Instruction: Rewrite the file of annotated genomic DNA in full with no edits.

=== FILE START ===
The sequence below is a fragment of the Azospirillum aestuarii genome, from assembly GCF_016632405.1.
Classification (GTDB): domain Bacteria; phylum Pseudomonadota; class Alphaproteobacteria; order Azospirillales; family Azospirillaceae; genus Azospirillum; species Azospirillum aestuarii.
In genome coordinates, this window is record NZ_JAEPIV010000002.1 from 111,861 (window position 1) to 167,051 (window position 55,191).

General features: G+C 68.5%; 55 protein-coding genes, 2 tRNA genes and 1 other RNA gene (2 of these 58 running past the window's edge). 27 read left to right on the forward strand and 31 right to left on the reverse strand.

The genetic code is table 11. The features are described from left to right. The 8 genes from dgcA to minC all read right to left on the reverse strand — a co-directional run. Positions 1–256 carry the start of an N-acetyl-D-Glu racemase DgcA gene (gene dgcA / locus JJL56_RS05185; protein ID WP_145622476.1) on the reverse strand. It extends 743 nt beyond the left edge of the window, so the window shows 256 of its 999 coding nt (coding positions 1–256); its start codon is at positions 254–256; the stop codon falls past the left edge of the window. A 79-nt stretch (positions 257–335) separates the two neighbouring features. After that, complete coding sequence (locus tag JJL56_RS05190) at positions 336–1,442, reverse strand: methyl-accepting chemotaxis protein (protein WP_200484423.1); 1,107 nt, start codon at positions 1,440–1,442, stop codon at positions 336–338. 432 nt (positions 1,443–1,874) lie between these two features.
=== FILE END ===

The sequence below is a fragment of the Azospirillum aestuarii genome, from assembly GCF_016632405.1.
Classification (GTDB): domain Bacteria; phylum Pseudomonadota; class Alphaproteobacteria; order Azospirillales; family Azospirillaceae; genus Azospirillum; species Azospirillum aestuarii.
In genome coordinates, this window is record NZ_JAEPIV010000002.1 from 111,861 (window position 1) to 167,051 (window position 55,191).

General features: G+C 68.5%; 55 protein-coding genes, 2 tRNA genes and 1 other RNA gene (2 of these 58 running past the window's edge). 27 read left to right on the forward strand and 31 right to left on the reverse strand.

The genetic code is table 11. The features are described from left to right. The 8 genes from dgcA to minC all read right to left on the reverse strand — a co-directional run. Positions 1–256 carry the start of an N-acetyl-D-Glu racemase DgcA gene (gene dgcA / locus JJL56_RS05185; protein ID WP_145622476.1) on the reverse strand. It extends 743 nt beyond the left edge of the window, so the window shows 256 of its 999 coding nt (coding positions 1–256); its start codon is at positions 254–256; the stop codon falls past the left edge of the window. A 79-nt stretch (positions 257–335) separates the two neighbouring features. After that, complete coding sequence (locus tag JJL56_RS05190) at positions 336–1,442, reverse strand: methyl-accepting chemotaxis protein (protein WP_200484423.1); 1,107 nt, start codon at positions 1,440–1,442, stop codon at positions 336–338. 432 nt (positions 1,443–1,874) lie between these two features.